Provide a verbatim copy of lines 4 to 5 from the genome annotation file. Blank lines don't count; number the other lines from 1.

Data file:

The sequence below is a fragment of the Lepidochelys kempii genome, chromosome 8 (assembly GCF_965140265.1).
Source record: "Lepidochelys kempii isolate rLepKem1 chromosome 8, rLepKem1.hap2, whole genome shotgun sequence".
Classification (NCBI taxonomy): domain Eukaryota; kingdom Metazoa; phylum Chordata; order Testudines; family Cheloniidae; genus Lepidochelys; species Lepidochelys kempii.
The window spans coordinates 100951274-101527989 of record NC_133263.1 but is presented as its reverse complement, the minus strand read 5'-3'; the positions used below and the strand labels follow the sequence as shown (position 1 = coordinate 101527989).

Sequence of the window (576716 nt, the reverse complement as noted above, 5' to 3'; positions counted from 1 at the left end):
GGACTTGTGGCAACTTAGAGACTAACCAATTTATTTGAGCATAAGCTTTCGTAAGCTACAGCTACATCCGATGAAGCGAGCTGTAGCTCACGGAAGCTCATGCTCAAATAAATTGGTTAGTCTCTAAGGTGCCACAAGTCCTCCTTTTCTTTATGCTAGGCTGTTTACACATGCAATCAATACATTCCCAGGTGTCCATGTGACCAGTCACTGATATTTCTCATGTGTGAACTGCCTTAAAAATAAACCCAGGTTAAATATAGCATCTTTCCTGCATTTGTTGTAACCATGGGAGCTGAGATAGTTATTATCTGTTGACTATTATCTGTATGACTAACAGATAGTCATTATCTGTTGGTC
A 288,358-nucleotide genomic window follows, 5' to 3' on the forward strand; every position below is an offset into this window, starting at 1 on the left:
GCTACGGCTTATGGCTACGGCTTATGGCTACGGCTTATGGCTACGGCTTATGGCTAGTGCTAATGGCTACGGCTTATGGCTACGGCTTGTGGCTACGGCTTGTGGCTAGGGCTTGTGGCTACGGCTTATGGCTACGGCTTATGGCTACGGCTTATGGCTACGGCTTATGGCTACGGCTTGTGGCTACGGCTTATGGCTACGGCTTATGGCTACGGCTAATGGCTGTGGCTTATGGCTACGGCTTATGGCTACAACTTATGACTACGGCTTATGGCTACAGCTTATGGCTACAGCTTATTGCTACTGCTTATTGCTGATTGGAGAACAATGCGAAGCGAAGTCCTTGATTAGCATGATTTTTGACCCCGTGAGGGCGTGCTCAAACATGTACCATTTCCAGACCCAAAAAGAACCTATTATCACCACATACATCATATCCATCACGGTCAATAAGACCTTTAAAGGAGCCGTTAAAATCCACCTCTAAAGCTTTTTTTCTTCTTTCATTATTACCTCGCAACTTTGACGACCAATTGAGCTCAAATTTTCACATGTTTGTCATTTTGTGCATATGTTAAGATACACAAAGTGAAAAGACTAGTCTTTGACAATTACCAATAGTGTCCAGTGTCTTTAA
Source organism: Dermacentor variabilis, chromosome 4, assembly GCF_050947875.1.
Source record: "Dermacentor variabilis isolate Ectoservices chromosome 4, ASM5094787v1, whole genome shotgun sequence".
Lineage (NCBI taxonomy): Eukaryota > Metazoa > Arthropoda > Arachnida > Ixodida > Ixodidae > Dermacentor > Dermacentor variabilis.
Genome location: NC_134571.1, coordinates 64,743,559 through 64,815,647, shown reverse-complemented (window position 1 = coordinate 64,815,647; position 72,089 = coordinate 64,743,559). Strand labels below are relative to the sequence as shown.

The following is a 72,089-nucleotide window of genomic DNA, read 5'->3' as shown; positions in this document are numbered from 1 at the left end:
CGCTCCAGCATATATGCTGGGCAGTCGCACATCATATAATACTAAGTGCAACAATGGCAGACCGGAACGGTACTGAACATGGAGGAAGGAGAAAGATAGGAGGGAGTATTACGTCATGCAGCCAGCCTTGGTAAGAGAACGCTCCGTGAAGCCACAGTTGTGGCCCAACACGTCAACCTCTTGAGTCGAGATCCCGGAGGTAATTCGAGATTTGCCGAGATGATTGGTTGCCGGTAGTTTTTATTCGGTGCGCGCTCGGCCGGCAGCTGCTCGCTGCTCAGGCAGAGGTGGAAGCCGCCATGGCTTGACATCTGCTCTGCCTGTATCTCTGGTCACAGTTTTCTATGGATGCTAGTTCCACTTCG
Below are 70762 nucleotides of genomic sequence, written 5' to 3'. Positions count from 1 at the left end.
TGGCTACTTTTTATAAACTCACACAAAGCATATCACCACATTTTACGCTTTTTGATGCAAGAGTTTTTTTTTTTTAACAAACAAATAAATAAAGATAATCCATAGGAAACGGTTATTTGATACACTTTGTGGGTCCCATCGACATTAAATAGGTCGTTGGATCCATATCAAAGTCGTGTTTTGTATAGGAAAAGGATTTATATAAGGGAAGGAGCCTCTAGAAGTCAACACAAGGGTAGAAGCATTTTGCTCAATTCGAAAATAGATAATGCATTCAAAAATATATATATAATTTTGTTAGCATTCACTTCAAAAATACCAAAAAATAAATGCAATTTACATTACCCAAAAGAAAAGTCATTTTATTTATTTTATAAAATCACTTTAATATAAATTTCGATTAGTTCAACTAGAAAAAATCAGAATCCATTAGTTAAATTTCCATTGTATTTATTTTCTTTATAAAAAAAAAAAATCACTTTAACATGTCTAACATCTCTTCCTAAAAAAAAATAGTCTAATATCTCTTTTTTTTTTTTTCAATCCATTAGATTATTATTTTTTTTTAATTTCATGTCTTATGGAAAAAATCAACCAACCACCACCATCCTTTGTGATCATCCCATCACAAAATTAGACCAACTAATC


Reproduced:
The window spans coordinates 100951274-101527989 of record NC_133263.1 but is presented as its reverse complement, the minus strand read 5'-3'; the positions used below and the strand labels follow the sequence as shown (position 1 = coordinate 101527989).

Sequence of the window (576716 nt, the reverse complement as noted above, 5' to 3'; positions counted from 1 at the left end):